Skip to content

Automated surveillance technology using drones to spot problematic human behavior in crowds is going to be tested at Technozion and Spring Spree festivals at NIT Warangal, reports the Verge. Lead researcher Amarjot Singh of the University of Cambridge claimed that their system has 94% accuracy at identifying violent poses. However, this accuracy drops with more people in the frame (like there would be at a festival), for example, to 79% with 10 people in the frame.

Police surveillance is growing without much scrutiny in recent years. The laws governing such surveillance have grey areas in which a lot of video surveillance technology currently operates. Reported applications include face recognition technology, behavior recognition, as in the case of the surveillance drones reported in The Verge, facial recognition and linking with police records, including tagging personal information with Aadhaar and sharing it across states.

An increasing number of cities have police using various kinds of surveillance databases to get better information on suspects and potential criminals in the city. These databases, where individual policemen can add the information of people to have some disturbing implications. There are several cities using Facial Recognition Softwares to assist policemen keep track of criminals.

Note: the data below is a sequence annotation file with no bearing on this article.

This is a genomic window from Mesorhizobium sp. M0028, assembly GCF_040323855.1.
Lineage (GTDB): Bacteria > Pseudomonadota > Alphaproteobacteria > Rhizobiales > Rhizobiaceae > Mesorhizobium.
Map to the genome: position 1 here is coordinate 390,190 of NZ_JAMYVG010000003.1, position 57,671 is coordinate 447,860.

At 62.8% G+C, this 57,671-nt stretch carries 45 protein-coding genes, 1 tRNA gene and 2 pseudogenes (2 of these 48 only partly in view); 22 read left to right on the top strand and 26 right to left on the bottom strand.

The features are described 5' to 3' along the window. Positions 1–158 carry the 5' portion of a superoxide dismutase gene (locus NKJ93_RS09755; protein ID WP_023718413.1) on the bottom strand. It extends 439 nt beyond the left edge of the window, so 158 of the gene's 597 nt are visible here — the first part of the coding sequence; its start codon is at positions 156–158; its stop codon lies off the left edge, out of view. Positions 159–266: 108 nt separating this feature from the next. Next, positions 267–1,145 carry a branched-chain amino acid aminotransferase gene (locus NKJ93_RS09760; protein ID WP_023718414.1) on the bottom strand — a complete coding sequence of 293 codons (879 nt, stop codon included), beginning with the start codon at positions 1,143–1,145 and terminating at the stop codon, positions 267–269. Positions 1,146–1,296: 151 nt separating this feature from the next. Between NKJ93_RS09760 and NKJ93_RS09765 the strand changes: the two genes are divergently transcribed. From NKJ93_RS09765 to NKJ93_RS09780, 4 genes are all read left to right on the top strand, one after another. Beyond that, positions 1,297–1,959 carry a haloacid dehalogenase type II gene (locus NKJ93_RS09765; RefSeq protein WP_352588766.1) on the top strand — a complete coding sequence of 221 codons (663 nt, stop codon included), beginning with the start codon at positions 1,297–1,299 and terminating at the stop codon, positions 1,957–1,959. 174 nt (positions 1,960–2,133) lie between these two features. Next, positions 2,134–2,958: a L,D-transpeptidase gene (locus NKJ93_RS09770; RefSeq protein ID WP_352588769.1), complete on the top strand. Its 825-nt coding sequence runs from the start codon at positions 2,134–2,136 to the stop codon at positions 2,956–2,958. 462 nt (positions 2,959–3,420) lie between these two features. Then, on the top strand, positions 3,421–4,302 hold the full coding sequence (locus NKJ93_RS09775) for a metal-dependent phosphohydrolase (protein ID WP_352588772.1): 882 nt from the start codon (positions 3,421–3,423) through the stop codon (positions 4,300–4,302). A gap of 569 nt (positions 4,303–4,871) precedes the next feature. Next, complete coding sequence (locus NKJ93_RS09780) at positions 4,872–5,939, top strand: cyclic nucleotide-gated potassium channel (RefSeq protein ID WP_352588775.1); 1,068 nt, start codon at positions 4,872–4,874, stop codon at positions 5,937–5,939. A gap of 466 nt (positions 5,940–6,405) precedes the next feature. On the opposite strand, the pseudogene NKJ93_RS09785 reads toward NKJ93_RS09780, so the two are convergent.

Surveillance of everyone, not just criminals or suspects

There are several cities where CCTV camera networks scan everyone on the street and match their faces against a database of suspects and criminals. Here is a partial list:

  • In 2015, Surat became the first city in India to deploy real time surveillance through facial recognition systems when they implemented NEC India's FaceWatch in collaboration with Innovative Telecom & Softwares. The system uses live feeds from a growing network of CCTV cameras and can be used to monitor for crime in real time. It is capable of facial recognition as well as Automatic number plate recognition. Also, "It automatically matches faces against a database of 30,000 criminal mugshots and can alert the police immediately of anyone on a watchlist."By August, Surat had 604 cameras in 114 locations, covering 10% of the city with plans to add another 900 cameras in a year and bring the total to 2,500 in two years.